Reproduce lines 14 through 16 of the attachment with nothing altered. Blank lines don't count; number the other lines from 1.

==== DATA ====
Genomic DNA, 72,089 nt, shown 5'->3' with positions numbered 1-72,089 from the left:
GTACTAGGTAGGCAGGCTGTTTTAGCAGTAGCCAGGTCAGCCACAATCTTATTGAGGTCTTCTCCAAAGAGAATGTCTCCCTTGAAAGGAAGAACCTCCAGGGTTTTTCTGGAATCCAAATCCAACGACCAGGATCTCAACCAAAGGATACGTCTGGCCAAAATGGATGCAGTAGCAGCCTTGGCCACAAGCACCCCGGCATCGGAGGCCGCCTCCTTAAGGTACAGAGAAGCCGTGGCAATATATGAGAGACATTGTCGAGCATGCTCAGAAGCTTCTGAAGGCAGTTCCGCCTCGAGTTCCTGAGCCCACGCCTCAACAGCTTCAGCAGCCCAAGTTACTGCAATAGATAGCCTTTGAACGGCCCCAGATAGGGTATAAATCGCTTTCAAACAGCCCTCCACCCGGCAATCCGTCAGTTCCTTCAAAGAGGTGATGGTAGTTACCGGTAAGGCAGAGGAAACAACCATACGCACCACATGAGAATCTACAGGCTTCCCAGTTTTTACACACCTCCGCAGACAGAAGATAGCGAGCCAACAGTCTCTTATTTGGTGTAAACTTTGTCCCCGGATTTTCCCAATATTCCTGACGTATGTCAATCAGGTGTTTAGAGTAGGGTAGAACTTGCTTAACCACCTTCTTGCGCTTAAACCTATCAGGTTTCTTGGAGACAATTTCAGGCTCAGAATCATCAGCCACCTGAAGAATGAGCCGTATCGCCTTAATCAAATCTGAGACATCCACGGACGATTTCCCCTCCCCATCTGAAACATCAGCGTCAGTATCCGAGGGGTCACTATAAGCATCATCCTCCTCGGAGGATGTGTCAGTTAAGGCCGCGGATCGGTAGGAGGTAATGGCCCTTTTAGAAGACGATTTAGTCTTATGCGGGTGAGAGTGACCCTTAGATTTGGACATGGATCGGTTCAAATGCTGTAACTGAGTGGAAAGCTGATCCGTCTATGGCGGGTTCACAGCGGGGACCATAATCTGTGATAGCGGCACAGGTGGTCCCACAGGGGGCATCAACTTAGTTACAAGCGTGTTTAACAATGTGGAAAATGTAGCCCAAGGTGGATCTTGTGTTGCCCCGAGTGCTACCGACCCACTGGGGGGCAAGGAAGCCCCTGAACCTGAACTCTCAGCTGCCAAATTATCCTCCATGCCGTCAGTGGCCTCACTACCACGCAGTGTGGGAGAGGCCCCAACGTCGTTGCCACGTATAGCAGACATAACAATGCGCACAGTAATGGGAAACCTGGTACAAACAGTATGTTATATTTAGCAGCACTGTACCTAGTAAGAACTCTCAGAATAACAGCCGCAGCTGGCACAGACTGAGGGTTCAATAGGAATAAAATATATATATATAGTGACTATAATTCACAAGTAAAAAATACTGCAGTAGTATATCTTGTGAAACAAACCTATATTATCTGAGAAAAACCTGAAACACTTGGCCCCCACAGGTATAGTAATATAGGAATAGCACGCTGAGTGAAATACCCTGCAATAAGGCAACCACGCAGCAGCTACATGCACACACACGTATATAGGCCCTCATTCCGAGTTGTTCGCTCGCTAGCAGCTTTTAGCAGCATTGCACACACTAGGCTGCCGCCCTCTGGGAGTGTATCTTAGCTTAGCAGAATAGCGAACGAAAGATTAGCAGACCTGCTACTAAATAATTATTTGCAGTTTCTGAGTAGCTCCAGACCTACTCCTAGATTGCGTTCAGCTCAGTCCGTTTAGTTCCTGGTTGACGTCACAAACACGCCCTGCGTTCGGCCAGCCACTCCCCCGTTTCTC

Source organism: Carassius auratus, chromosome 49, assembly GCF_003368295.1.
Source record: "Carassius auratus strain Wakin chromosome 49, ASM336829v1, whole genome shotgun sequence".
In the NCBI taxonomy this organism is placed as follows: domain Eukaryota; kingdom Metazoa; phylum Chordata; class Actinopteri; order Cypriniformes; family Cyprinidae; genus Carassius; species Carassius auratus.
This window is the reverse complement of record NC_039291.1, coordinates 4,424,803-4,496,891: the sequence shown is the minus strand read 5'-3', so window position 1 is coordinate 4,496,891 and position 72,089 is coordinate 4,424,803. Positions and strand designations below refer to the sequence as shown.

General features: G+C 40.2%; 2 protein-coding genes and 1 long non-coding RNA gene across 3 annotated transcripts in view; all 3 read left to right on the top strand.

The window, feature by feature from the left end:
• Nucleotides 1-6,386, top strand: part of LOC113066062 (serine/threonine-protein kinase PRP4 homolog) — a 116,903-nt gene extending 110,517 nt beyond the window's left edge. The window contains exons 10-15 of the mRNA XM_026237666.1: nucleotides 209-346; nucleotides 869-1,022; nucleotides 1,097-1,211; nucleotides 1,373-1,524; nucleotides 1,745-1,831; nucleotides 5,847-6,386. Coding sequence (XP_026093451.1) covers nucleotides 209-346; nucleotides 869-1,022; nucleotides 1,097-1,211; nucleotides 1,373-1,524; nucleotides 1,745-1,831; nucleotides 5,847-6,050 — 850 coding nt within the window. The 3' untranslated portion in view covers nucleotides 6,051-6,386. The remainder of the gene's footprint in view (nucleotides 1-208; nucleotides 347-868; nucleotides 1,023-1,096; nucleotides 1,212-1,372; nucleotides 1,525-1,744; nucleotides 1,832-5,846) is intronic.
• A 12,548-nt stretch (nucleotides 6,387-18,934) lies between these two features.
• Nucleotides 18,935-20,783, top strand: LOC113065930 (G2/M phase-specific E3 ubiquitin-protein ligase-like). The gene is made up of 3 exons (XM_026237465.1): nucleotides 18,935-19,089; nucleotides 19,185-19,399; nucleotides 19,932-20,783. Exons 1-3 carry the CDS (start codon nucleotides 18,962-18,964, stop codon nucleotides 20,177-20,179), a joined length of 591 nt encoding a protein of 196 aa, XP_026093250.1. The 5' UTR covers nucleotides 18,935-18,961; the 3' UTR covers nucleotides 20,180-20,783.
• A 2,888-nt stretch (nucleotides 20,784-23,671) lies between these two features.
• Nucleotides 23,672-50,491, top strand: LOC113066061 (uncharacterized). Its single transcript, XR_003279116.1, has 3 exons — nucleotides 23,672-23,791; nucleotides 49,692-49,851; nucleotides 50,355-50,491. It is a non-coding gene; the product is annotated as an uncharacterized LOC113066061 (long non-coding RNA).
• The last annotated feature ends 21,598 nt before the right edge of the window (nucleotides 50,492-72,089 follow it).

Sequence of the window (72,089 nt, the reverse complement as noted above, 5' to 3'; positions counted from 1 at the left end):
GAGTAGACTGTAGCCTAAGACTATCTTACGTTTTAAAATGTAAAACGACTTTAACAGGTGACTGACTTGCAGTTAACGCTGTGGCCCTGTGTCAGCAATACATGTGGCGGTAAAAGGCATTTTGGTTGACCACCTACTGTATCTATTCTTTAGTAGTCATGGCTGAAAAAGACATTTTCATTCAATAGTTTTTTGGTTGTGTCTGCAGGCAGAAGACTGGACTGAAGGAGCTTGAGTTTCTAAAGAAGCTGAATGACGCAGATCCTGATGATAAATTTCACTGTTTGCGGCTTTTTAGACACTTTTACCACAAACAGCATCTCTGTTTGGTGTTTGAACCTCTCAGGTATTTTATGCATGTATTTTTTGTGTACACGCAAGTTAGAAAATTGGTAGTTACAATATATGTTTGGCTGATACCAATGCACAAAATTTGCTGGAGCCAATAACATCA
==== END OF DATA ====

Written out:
• The last annotated feature ends 21,598 nt before the right edge of the window (nucleotides 50,492-72,089 follow it).

Sequence of the window (72,089 nt, the reverse complement as noted above, 5' to 3'; positions counted from 1 at the left end):
GAGTAGACTGTAGCCTAAGACTATCTTACGTTTTAAAATGTAAAACGACTTTAACAGGTGACTGACTTGCAGTTAACGCTGTGGCCCTGTGTCAGCAATACATGTGGCGGTAAAAGGCATTTTGGTTGACCACCTACTGTATCTATTCTTTAGTAGTCATGGCTGAAAAAGACATTTTCATTCAATAGTTTTTTGGTTGTGTCTGCAGGCAGAAGACTGGACTGAAGGAGCTTGAGTTTCTAAAGAAGCTGAATGACGCAGATCCTGATGATAAATTTCACTGTTTGCGGCTTTTTAGACACTTTTACCACAAACAGCATCTCTGTTTGGTGTTTGAACCTCTCAGGTATTTTATGCATGTATTTTTTGTGTACACGCAAGTTAGAAAATTGGTAGTTACAATATATGTTTGGCTGATACCAATGCACAAAATTTGCTGGAGCCAATAACATCA